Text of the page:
I'll shortly add some photographs taken in 2006 into and around PB14 in my 2000 gallery.  Cheers, Andrew

I hate fuzzy old pictures which promise so much, but only succeed in adding the identification difficulties. The video showing the beach PB looks similar to PB 14, but with enough differences to make me cautious about it, particularly the background and around the LL Shelter. The second I doubt is a PB as such, the loophole cover apparently opens downward onto the supports below, and this has not been seen on any other PB on the Island or Mainland. The PB that is firing is certainly not the first one shown - nor the second. The void shown on the right side of PB 14 is not unique, however its purpose is unknown. It goes along the side and back walls, but does not give access into the PB.

The film was obviously a PR exercise, whereby a number of troops were dragged around different places and told to do this or that, with the usual licences being taken. For example, why should a large number of troops, possibly six including one lugging a machine gun on his shoulder, be going to a LL Shelter whose crew was only two and had no room or mountings for a machine gun.

The pillbox in the video at 35s looks remarkably similar to the one at Pom fu Lam reservoir (but I'd 

07C79FCB-6814-4FD9-860A-BD653C88E38A.jpeg
07C79FCB-6814-4FD9-860A-BD653C88E38A.jpeg, by MalcolmM

guess it's a pretty standard design)

B&wpillbox.png
B&wpillbox.png, by MalcolmM

https://youtu.be/WyV2zmtITi8
This YouTube video shows the latest condition of PB030, PB029, PB027, LL024 and PB022. It's a pity that it only contains Cantonese narration and Chinese subtitles.
There're some more footages for Mount Davis and Jubilee Batteries in the same channel.
It's good for viewing if you're not going to visit them by yourself.

Thank you Old Jim for the link to the video.  

This is a Cantonese-to-English translation of the video - https://www.youtube.com/watch?v=WyV2zmtITi8 - about current condition of several Hong Kong’s war time pillboxes and Lyon search lights. This is not a professional translation, as its quality is limited to my knowledge of the spoken Cantonese words and ability to translate. Corrections are welcome.

I can only imagine the life of a soldier serving within and away from their home country. While standing, sitting or lying on the floor of these structures, many thoughts must have gone through their mind at moment of peace and battle - their hometown and family, friends and neighbours. As Remembrance Day approaches, may I salute them here, and watch this video to retrace their footsteps and see what they saw. OldTimer

 

0:04 One Person Walking.

0:13 Hi everyone, join us again for this happy countryside tour of Hong Kong’s war time coastal defence installations.

0:24 Previously, we had focused on Tai Tam and the sea, which led to three points of interest.

0:29 This is follow-up to previous discussion,

0:32 now from Tai Tam to Stanley,

0:33 we introduce five sites, some trips easy and some difficult.

0:36 Five sites in white, three others in red no longer exist, and PB025 is in restricted Stanley military area hence not accessible.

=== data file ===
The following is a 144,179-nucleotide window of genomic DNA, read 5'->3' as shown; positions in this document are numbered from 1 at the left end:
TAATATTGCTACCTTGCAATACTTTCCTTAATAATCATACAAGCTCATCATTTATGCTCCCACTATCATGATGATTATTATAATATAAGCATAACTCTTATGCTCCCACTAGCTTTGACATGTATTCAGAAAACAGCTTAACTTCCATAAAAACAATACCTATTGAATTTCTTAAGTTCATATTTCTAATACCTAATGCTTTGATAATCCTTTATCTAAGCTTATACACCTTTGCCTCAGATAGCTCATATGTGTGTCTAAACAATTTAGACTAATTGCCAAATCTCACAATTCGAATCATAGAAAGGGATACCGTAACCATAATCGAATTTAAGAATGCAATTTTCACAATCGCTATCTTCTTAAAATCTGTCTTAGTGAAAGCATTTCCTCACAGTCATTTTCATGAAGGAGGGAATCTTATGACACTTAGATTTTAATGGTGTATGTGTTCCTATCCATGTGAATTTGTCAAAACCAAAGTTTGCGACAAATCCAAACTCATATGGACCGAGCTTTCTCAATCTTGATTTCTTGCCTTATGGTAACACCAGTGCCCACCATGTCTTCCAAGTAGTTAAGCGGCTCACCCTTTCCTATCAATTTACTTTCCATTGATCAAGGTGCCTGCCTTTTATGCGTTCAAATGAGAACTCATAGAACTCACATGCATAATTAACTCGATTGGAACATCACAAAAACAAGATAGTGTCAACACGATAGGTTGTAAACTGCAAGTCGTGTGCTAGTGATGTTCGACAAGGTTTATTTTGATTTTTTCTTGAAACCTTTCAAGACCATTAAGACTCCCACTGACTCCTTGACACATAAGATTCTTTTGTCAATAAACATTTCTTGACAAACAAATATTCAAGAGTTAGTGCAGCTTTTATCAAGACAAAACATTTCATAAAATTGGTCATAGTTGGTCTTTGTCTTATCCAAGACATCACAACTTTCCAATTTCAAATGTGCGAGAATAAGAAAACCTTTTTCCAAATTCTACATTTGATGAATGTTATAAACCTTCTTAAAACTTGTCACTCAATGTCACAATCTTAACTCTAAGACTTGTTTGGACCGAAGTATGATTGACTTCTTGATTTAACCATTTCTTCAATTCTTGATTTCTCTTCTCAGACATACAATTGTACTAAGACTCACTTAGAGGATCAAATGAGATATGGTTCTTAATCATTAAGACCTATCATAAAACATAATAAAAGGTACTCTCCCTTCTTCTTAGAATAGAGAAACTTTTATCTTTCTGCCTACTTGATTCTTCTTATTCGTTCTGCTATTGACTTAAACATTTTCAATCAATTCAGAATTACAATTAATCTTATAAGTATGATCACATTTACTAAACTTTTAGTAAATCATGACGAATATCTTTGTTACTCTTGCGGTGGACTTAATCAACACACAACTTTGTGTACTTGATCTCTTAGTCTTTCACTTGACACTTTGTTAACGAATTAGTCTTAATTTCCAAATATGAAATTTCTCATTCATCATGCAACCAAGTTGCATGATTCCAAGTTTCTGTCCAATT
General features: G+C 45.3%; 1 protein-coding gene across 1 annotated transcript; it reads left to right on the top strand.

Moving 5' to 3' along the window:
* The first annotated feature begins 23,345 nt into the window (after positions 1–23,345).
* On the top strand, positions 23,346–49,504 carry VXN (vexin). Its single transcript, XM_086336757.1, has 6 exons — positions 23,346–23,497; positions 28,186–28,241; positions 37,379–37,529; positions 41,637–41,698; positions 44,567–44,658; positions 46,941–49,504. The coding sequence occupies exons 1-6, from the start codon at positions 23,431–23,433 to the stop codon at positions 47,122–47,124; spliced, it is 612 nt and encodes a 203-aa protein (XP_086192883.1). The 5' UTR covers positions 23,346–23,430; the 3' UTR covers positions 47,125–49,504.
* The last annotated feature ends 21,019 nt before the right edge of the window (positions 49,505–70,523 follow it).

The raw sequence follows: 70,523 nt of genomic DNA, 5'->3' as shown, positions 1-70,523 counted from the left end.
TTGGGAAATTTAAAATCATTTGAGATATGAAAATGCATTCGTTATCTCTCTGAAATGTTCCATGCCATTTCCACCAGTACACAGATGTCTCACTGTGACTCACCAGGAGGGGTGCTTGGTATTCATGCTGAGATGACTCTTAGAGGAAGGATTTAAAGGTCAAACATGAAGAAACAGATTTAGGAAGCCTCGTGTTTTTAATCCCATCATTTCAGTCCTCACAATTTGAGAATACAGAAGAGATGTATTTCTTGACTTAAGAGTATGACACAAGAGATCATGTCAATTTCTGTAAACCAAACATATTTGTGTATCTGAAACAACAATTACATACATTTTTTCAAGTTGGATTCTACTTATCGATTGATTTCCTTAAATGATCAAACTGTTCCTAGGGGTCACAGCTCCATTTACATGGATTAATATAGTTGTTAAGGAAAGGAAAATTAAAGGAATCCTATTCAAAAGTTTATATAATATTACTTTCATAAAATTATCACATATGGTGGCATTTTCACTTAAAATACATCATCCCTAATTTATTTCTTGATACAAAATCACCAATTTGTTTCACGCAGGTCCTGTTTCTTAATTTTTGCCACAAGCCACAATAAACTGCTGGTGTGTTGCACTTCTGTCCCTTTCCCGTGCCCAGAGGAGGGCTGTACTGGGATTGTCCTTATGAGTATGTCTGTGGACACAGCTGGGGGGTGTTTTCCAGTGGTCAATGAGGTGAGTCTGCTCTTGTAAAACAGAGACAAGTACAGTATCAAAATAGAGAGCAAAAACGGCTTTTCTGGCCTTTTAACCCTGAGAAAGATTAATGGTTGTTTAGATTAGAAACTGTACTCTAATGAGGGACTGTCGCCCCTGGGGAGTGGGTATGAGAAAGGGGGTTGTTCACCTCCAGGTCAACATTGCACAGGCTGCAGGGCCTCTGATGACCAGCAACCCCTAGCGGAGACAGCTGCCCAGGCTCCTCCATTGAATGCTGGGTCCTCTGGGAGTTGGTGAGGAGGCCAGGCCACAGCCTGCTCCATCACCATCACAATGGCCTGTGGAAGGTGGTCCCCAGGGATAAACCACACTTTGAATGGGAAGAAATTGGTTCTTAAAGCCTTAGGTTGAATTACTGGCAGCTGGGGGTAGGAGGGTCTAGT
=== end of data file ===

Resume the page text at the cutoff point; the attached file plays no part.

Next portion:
0:58 Let’s start the walk.

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1:07 PB030 Turtle Cove (Beach)

1:09 To go to Turtle Cove, at Sai Wan take Bus #14.

1:18 Next walk down steps to the beach.

1:24 Follow the steps going down.

1:25 At bottom of stairs near beach, turn left.

1:30 Through rough vegetation growth and next we’ll see PB030 gun site.

1:38 Not much vegetation here, could be easy to find.

1:46 noted feature, at rear and up to the left is a path to search lights.

1:58 Let’s tour the pillbox.

 

2:02 Lookout at top of structure still there, some one had sealed off the opening.

2:07 The rear has become a garbage dump.

2:10 Let’s look at the front.

2:14 At front of two gun position, some metal parts still there.

2:25 Let’s go see inside.

2:26 This metal door is not the original.

2:30 Not locked, let’s go and see the inside.

2:35 The two gun supporting platform still here.

2:40 Looking up - Lookout tower (observation turret), opening blocked as mentioned earlier.

2:45 Interior quite clean and graffiti-free.

2:48 Someone installed iron bars at window.

2:52 Tour of this site ending, let’s see the search light site.

2:56 Behind the gun site, looks like a path going up.

 

3:01 The walk here not much better, up and down and miscellaneous stuff on ground.

3:09 End of this walk is search light site.

3:15 Not a lot of stuff here, few graffiti.

3:20 Gun window, looks like some hardware left there, left and right blinds at window.

3:40 Let’s again go look from the outside.

3:45 At top filled with vegetation hence not possible to see its exterior though standing next to it.

3:54 This site overlooking a sandy beach.

 

4:02 Tour of this site ends, let’s leave the place.

4:10 Turtle Cove Beach connects to Red Hill, these refer to as Red Hill Peninsula.

4:15 PB030 gun and search light sites were placed inside the bay, connected by a hidden path.

4:25 Both designed/located to repel invaders about to enter or already in the bay.

4:40 Search light site well hidden by thick vegetation by now, not visible from the air.

4:50 Short break.

[For more information about Pillbox 030, see:  https://gwulo.com/node/1953]

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4:58 PB029 located near American Club, Country Club shore.

 

5:01 To American Club, also take Bus #14, get off next stop after Turtle Cove.

5:10 After getting off bus, walk in opposite direction and north (to Pacific View 38 Tai Tam Road), clockwise around building, then steps down to the beach.

5:20 Follow the concrete-lined water channel; and hop on the little bridge,

5:26 path to steps going up.

5:30 Beware of running into objects and wire barrier net to the side.